7 Ways to Help Your Neighbors During the Coronavirus Pandemic

published Mar 19, 2020
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The global coronavirus pandemic is, well, downright frightening. Schools have shut down, cleaning products have sold out, businesses have shuttered, and even the busiest of public transit systems have been left eerily abandoned

But even in this time of panic, people have been able to come together to help each other out. While there will always be things that remain beyond our control, there are steps we can take to stop the spread of coronavirus, like washing our hands regularly, practicing social distancing, and helping those around us who need assistance. 

Ahead, find seven more ways to help your neighbors, your loved ones, and your community right now.

Reach out to neighbors and acquaintances

Right now, the CDC and WHO are recommending that people utilize a method called social distancing. This means you should stay at least six feet away from other people to help prevent the spread of disease, as well as avoid large gatherings of people. While this is an effective way to prevent the spread of germs, it can also be incredibly difficult to handle emotionally. It’s a lonely time for many without the ability to hug, kiss, or even stand close to those they love.

Because some people are lacking physical closeness, it’s important to check in with not just those you love, but anyone you know who might be having a hard time. Even if it feels like people in your neighborhood are healthy or at low risk for developing a severe case, this is a time when sending a text message (or even a postcard!) is imperative to let people know they’re not alone.

Make it a point to ask your neighbors what kind of assistance they need

Everyone’s needs will look different during this pandemic—and everyone’s ability to help will look different, too. While some of us may be able to shop for groceries for people who can’t, other people might be better off simply lending an ear over Google Hangouts chats.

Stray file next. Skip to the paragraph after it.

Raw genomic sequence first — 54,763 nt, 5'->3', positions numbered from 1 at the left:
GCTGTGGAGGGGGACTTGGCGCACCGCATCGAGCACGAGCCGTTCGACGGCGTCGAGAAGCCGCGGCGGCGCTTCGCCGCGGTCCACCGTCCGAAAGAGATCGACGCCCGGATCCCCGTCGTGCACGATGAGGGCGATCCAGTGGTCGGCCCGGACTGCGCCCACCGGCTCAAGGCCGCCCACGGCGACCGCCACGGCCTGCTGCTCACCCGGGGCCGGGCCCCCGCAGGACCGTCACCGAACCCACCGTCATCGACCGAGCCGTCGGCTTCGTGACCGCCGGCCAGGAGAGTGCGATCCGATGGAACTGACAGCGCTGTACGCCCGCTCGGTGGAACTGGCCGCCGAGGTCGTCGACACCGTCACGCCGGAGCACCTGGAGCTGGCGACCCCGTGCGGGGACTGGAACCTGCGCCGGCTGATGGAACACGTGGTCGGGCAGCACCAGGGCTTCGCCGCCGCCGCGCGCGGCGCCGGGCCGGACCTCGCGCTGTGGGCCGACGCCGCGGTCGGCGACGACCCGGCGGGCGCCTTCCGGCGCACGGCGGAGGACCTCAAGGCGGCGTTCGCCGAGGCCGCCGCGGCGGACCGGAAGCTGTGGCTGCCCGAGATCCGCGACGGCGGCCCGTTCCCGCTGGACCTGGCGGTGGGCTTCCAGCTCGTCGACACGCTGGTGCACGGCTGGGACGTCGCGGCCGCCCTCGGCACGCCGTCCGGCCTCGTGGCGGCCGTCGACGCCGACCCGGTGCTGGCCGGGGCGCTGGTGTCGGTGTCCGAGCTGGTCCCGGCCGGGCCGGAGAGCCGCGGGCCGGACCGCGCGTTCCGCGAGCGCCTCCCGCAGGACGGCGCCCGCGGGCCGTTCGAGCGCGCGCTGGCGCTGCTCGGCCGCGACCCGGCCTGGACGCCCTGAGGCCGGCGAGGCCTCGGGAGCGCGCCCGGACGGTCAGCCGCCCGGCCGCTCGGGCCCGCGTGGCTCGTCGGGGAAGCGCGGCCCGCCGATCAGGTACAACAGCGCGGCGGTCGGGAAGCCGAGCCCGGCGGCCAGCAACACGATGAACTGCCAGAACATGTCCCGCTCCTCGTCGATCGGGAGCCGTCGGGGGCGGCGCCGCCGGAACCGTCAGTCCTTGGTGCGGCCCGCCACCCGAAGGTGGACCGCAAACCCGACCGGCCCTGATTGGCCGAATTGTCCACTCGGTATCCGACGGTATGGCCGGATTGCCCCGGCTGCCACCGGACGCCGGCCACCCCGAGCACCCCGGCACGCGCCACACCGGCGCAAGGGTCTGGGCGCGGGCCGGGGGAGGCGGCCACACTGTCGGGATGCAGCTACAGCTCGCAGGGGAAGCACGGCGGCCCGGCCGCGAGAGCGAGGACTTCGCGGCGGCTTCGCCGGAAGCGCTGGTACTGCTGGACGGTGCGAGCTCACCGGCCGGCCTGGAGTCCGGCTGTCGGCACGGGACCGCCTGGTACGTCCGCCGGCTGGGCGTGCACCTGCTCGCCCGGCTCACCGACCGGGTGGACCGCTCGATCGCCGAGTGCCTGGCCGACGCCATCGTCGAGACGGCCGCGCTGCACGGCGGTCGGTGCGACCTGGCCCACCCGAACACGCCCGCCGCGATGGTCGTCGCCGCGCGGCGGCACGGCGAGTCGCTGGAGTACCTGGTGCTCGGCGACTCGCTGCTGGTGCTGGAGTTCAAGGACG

Either way, we’ll never know the needs of those around us unless we make an effort to ask. You can do this by leaving notes in your neighbors’ mailboxes or posting on your social media accounts. If you haven’t joined NextDoor yet, now is a good time to get in touch with your neighbors through the online platform. It’s also worth checking to see if a Facebook group has been created for your neighborhood or town. (If not, consider starting one!) Even if you discover a neighbor needs something you can’t provide personally, you probably know someone else who can help.

Credit: Melissa Ryan

Leave a note on your door or front lawn

The elderly—who are a higher-risk population for developing complications associated with the coronavirus—might not use their social networks to reach out for help. For this reason, it might be effective to leave a note on your apartment door or your front lawn letting your neighbors know how you’re willing to help.

Your note can include your name and contact information, and what you feel comfortable doing to help out your neighbors. For example, you could let people know that you’re a healthy 28-year-old who lives alone and is willing to go grocery shopping and purchase supplies. Or, if you’re an immunocompromised person, you can explain that you’re available to talk on the phone, host a video chat, and more.

This great idea has garnered attention on Twitter after one user posted a printable flyer that makes getting the word out and extending a helping hand easy:

Disinfect wherever you can

If you have to go out in public—say, to go to work, the grocery store, or to drive someone to get medical care—it wouldn’t hurt to bring along a pack of disinfectant wipes and wipe things down as you go. Not only will it give you peace of mind, but it could also save others from being infected. On your next walk, you could take them with you and disinfect mailboxes for the postal workers, or disinfect the door handles in your apartment building.

Don’t overshop

Yes, it may be tempting to get everything you possibly can when you’re at the grocery store. But keep in mind: The more you take, the less someone else can have. If you’re healthy, buying eight boxes of disinfectant wipes might mean you’re preventing someone who is sick from accessing them.

While it’s true you should buy more than you normally do during a grocery store trip (to avoid having to leave the house more than necessary), try to only have a 30-day supply of food and drink on hand. The grocery store will be restocked again soon.

Leave out boxes of books and magazines

Now’s the perfect time to start your own Little Free Library, whether it’s in your apartment building or on your street. Put some books you’re willing to part with in a box for your neighbors, and make sure to disinfect any new books before taking them back home.

Stay inside

The best thing that we can all do for our communities (and beyond!) is to stay home to prevent the spread of the virus and flatten the curve.

And while you’re self-quarantining, it might be a good idea to check in with yourself. It’s tempting to make sure you’re up to speed on the latest number of cases, but obsessively checking the news can cause spikes in anxiety. Many yoga studios are hosting their classes online, and YouTube is chock full of guided meditations that might help to keep us all calm.

Stay sanitized!